Internet service providers shouldn't fret about losing business after Thursday's net neutrality vote, a former Federal Communications Commission chairman said.
"People are asking for more and more data, faster and faster speeds. The demand is getting better and better. The suppliers on the cable side or telephone side don't have anything to worry about," Reed Hundt, who was chairman from 1993-97, told CNBC's "Closing Bell" on Thursday.
The FCC on Thursday approved measures that restrict broadband companies' ability to control download speeds, prioritize certain information or create paid Internet "fast lanes." Cable and Internet companies opposed the regulation, arguing that it would stifle innovation, increase consumer costs and ultimately hamper business.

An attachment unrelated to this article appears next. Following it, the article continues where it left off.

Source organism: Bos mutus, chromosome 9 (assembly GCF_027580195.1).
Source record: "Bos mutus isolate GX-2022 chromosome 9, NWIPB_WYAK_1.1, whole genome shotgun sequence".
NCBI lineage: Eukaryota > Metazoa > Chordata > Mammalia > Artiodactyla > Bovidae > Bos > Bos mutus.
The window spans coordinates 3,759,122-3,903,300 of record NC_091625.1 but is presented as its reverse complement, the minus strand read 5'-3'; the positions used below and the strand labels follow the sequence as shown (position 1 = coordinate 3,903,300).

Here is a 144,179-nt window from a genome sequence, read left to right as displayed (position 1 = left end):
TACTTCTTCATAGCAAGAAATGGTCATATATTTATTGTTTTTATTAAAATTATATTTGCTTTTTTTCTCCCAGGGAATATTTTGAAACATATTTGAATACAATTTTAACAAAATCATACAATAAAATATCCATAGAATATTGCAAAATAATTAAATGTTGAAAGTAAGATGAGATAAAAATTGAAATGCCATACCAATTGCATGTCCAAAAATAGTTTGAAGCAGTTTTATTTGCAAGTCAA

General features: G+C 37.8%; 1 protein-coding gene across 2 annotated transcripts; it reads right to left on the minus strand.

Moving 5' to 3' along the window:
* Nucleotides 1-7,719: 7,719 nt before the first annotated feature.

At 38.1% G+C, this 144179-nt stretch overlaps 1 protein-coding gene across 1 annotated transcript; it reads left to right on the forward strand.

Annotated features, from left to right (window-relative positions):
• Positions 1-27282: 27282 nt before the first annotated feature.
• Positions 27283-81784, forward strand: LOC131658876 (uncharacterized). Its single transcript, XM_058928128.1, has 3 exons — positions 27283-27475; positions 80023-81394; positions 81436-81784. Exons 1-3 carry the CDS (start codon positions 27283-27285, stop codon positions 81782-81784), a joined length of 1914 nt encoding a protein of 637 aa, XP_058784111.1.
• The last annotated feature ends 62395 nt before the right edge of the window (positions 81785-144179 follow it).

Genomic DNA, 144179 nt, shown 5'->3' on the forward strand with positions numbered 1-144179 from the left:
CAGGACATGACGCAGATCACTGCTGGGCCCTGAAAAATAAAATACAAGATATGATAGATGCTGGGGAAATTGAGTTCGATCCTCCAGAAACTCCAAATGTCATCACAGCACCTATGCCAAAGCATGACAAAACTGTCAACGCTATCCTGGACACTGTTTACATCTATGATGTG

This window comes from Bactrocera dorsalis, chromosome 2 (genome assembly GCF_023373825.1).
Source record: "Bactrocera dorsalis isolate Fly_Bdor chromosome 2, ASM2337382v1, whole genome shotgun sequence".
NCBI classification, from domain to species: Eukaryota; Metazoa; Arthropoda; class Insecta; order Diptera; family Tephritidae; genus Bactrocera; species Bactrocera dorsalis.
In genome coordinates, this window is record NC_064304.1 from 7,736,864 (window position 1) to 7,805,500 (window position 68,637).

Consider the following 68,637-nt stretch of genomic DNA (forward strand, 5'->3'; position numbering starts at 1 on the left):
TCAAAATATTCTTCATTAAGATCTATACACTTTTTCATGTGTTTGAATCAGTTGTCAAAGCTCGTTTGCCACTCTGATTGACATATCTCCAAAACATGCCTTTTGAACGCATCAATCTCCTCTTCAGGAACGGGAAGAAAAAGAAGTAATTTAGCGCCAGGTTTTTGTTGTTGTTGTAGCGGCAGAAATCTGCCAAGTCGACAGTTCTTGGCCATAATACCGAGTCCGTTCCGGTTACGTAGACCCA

Hundt contended that Internet service provider concerns about government overreach are unfounded. The FCC specifically said it wouldn't regulate pay rates, he said.
He said that consumer demand for data has only increased, and that will bode well for cable companies.
Some providers, though, have held that the regulation addresses a problem that doesn't exist. Cable company Mediacom previously agreed that it wouldn't charge for "fast lanes," its CEO Rocco Commisso said on "Closing Bell."
He added that his and other companies may withhold future broadband investment because they may not see the returns they enjoyed before the regulation.
Commisso also noted that sites like YouTube and Netflix eat up considerable data. The regulations, he said, could push costs from Netflix enthusiasts to those who don't use the service.